Sept 2014, by Dottie Baumgarten
How can schools access resources as you improve your environmentally sustainable practices? Our overarching goal, of course, is to take care of the earth so that the earth can take care of us. The earth provides air to breathe, water to drink, food to eat, and space to live for each of us, but we are all aware that these resources are being severely challenged. We need to address these challenges in multiple ways.
When you are learning and teaching about water issues, consider Philadelphia Water Department (PWD) resources for education and for stormwater (rainwater) management project support. Our collective dependence on water is a watershed-wide issue, crossing city and even state boundaries and requiring a regional approach as we experience current needs, solve problems, and plan for the future.
To understand and teach about water, first, understand where you are in your watershed. The Philadelphia Water Department has an interactive map that places you within the watersheds of Philadelphia. Most of us are in the Delaware River Watershed because our local rivers are tributaries to the Delaware River.
Second, understand where your drinking water comes from, where your sewage is treated, and where the stormwater on your school property travels as it makes its way to the local river. The Philadelphia Water Department educational programs for teachers and for children provide opportunities throughout the year. There are field trips to Fairmount Water Works or water treatment plants, teacher workshops or stormwater best management tours, and online resources, including an urban watershed curriculum. Their website is a hub for PWD educational opportunities.
Third, increase management of your own stormwater. By doing so, you can recharge ground water, reduce flooding in the watershed, beautify your school campus and improve the local natural environment. The Green City Clean Waters Program in Philadelphia is a plan for managing the stormwater in Philadelphia. This model can be replicated throughout the region, and the tools and green infrastructures highlighted on this website can inform your conversation with professionals as you take charge of the water resource raining down on your school property.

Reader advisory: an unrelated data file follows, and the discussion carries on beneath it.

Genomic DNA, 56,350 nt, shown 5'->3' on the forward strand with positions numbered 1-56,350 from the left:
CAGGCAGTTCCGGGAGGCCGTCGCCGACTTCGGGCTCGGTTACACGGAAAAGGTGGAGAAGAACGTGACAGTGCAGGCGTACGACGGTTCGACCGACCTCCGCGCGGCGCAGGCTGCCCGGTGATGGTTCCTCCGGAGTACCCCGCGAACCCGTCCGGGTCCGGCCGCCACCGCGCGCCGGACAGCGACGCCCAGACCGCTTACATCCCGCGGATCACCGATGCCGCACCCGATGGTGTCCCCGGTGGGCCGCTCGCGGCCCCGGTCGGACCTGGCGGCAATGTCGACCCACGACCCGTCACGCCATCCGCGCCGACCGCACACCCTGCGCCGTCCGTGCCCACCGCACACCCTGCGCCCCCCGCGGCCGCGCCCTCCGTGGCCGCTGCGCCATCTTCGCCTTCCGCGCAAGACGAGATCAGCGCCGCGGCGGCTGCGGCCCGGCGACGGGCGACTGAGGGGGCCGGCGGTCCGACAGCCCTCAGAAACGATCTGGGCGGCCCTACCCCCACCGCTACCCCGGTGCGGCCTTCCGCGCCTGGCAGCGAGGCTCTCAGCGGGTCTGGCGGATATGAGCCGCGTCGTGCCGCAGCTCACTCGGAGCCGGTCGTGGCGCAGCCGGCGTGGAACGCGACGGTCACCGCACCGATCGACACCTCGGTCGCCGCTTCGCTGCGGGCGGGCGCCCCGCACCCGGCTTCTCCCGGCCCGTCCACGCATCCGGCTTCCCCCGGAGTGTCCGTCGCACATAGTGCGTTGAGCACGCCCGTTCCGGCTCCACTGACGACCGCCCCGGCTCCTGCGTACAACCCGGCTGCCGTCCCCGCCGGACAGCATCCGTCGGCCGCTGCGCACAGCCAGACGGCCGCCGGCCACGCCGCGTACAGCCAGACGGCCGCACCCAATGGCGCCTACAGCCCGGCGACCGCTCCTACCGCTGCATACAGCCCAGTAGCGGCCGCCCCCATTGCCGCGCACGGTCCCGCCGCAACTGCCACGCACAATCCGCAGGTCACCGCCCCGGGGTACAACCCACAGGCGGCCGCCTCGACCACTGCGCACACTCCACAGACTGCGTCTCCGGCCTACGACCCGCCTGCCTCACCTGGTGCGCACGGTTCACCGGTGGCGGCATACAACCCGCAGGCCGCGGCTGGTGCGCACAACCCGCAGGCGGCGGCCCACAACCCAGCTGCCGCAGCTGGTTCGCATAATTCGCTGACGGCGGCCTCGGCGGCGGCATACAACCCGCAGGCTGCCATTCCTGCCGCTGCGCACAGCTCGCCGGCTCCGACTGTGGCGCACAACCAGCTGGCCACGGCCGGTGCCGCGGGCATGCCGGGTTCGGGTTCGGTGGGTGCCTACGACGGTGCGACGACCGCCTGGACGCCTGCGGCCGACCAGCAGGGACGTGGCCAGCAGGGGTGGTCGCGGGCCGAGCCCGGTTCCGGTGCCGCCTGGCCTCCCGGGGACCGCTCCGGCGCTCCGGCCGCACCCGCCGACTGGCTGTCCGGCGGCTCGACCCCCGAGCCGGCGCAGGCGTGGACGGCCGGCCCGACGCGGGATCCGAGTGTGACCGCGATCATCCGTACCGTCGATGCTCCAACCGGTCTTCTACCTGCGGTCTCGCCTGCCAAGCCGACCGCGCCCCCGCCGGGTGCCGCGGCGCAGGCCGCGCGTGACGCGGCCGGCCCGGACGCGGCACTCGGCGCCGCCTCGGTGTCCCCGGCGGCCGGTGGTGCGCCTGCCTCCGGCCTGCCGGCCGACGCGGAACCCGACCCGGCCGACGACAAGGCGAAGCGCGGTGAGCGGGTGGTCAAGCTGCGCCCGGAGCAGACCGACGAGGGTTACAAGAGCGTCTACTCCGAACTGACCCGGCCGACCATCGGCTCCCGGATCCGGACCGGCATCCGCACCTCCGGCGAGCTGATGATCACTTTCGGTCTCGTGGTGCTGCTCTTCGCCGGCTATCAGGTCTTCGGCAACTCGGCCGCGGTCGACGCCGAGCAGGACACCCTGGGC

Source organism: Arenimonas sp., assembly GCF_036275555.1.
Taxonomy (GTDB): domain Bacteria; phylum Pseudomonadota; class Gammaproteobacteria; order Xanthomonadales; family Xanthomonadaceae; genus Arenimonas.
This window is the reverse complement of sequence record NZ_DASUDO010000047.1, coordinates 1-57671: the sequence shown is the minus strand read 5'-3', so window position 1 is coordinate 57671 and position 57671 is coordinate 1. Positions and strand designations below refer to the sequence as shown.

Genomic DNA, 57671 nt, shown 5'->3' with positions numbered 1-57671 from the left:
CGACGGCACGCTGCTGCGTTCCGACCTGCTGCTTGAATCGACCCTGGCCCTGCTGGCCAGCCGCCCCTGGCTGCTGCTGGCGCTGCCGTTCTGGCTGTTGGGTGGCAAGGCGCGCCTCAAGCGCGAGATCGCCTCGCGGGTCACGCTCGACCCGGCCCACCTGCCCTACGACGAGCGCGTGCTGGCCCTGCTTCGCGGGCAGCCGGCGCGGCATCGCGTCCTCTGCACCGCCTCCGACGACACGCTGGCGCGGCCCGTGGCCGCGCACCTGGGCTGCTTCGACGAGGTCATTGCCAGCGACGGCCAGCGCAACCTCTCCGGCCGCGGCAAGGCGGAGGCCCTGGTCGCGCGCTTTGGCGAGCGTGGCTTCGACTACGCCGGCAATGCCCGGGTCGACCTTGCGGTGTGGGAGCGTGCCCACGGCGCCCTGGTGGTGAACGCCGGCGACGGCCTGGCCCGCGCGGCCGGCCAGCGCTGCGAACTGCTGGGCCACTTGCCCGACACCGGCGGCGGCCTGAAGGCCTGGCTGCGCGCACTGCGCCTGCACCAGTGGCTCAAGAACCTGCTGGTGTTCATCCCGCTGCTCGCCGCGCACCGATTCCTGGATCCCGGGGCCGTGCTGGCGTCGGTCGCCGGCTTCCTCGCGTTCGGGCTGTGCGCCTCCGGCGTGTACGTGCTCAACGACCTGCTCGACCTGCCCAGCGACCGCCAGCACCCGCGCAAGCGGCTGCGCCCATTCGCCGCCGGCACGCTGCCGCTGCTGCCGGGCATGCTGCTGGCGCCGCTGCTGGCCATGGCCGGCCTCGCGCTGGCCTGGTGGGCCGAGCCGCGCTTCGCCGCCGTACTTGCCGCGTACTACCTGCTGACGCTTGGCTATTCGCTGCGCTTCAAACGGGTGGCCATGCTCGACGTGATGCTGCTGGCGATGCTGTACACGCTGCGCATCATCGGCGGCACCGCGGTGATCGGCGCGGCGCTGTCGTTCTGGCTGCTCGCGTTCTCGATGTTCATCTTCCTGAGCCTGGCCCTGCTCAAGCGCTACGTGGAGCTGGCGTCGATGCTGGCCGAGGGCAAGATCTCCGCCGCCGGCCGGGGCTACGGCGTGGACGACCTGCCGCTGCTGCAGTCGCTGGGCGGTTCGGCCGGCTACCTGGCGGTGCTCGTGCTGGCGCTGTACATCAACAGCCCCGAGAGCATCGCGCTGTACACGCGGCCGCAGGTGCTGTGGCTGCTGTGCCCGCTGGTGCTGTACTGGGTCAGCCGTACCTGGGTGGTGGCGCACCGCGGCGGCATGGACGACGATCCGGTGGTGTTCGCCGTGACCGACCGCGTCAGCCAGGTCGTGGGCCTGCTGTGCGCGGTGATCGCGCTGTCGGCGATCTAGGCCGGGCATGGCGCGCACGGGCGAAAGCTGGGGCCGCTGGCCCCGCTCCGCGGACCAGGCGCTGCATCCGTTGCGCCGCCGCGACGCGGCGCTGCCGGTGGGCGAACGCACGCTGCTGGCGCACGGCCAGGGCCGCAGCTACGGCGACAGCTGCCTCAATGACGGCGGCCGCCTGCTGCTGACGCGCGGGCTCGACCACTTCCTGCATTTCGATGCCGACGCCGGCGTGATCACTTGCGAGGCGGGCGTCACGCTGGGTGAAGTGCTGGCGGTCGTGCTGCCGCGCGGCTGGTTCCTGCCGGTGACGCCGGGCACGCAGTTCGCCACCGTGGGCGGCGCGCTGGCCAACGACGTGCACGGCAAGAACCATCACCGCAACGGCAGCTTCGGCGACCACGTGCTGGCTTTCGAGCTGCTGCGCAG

Philadelphia Water Department can be a resource for your school via its website, the educational programs, and a network of partnerships as we all protect the water upon which we depend. The Green Schools Program is particularly helpful.
A few of the many other leaders addressing water issues include:
- The Franklin Institute manages the Philadelphia Climate & Urban Systems Partnership (Philly CUSP); a community of local stakeholders who share a passion for engaging residents in climate change issues, and interact frequently to learn how to do so better. For more information, email CUSP@fi.edu.
- The Academy of Natural Sciences of Drexel University reaches the public through The Center for Environmental Policy, using evening Town Square programs and Urban Sustainability Forums.
- The Overbrook Environmental Education Center successfully turned a brownfield into a showcase of best management practices for stormwater, and is a hub of sustainable environmental and technological education and activity.
- See more links to area resources on the Teacher Resources page of my website.